Nearly three-quarters (73 percent) of enrollments in America’s major public benefits programs are from working families. But many of them work in jobs that pay wages so low that their paychecks do not generate enough income to provide for life’s basic necessities. Low wages paid by employers in the fast-food industry create especially acute problems for the families of workers in this industry. Median pay for core front-line fast-food jobs is $8.69 an hour, with many jobs paying at or near the minimum wage. Benefits are also scarce for front-line fast-food workers; an estimated 87 percent do not receive health benefits through their employer. The combination of low wages and benefits, often coupled with part-time employment, means that many of the families of fast-food workers must rely on taxpayer-funded safety net programs to make ends meet.This report estimates the public cost of low-wage jobs in the fast-food industry. Medicaid, the Earned Income Tax Credit and the other public benefits programs discussed in this report provide a vital support system for millions of Americans working in the United States’ service industries, including fast food. We analyze public program utilization by working families and estimate total average annual public benefit expenditures on the families of front-line fast-food workers for the years 2007–2011.1 For this analysis we focus on jobs held by core, front-line fast-food workers, defined as nonmanagerial workers who work at least 11 hours per week for 27 or more weeks per year.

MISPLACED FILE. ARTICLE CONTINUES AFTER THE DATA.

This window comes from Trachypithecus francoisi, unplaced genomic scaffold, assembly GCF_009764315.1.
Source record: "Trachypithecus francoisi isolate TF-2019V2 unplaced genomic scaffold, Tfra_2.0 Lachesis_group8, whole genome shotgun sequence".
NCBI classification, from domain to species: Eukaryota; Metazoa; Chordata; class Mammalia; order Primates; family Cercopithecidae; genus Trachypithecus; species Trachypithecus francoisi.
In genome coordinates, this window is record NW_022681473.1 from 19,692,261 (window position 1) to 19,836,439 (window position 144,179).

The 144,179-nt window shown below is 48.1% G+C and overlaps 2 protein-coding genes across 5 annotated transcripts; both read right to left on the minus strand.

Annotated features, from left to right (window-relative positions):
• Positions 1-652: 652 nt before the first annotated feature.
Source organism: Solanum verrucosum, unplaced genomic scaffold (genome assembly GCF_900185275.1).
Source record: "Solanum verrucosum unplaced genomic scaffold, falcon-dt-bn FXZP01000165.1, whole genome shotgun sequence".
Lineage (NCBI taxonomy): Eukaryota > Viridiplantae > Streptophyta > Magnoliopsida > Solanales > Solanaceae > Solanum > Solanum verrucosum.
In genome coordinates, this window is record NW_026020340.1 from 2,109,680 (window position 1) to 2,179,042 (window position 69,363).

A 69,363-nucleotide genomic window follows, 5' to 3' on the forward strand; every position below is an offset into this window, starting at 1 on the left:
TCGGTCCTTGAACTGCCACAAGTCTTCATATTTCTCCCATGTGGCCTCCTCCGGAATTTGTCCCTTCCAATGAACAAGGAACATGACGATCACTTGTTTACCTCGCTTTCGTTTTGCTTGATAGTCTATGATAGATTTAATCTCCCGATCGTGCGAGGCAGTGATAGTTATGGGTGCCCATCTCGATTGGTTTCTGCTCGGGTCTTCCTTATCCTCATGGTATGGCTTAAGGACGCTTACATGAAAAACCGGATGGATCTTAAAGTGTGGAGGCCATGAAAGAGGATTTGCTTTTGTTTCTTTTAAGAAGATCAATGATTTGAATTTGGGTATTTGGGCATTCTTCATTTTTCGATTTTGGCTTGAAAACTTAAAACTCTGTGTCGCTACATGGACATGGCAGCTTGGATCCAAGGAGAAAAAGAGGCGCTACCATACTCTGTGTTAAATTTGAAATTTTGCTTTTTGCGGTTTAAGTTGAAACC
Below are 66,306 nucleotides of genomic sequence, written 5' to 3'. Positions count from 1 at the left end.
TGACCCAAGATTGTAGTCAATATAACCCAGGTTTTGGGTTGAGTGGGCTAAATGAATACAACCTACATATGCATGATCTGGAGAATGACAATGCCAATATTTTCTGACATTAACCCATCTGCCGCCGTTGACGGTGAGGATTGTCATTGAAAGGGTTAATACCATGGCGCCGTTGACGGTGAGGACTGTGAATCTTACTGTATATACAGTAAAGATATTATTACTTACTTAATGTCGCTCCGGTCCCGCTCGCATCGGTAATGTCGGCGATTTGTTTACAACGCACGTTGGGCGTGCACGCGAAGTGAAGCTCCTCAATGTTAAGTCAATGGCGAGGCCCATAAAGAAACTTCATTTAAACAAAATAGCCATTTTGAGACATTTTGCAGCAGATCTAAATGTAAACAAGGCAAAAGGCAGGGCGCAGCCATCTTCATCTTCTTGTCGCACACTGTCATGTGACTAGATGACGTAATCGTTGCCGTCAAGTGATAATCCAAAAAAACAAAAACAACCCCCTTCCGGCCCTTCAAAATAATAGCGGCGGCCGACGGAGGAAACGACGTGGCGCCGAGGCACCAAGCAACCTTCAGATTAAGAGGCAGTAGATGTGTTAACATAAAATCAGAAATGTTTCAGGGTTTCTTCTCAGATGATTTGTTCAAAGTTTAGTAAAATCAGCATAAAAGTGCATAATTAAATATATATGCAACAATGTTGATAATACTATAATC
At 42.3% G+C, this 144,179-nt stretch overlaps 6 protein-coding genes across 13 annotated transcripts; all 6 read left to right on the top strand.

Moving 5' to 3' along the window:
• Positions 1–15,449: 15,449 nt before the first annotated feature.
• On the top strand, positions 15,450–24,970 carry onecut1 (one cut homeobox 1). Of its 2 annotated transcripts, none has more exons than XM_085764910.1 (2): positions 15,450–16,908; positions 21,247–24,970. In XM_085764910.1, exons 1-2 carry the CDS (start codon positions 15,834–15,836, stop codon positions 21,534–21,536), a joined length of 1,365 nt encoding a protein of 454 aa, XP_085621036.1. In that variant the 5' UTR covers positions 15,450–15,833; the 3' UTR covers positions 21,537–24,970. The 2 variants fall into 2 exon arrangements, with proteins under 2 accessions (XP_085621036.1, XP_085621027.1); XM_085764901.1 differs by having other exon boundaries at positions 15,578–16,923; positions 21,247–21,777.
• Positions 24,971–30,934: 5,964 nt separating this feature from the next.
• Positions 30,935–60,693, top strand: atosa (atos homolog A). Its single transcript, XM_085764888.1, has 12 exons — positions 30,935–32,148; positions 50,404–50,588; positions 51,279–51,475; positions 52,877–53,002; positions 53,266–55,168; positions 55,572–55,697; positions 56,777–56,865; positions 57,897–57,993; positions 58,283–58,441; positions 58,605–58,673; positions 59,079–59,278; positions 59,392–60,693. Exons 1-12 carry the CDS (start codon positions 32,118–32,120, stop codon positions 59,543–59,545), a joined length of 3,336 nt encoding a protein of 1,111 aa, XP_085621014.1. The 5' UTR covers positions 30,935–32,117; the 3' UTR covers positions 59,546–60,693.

More than half (52 percent) of the families of front-line fast-food workers are enrolled in one or more public programs, compared to 25 percent of the workforce as a whole.
The cost of public assistance to families of workers in the fast-food industry is nearly $7 billion per year.
At an average of $3.9 billion per year, spending on Medicaid and the Children’s Health Insurance Program (CHIP) accounts for more than half of these costs.
Due to low earnings, fast-food workers’ families also receive an annual average of $1.04 billion in food stamp benefits and $1.91 billion in Earned Income Tax Credit payments.
People working in fast-food jobs are more likely to live in or near poverty. One in five families with a member holding a fast-food job has an income below the poverty line, and 43 percent have an income two times the federal poverty level or less.
Even full-time hours are not enough to compensate for low wages. The families of more than half of the fast-food workers employed 40 or more hours per week are enrolled in public assistance programs.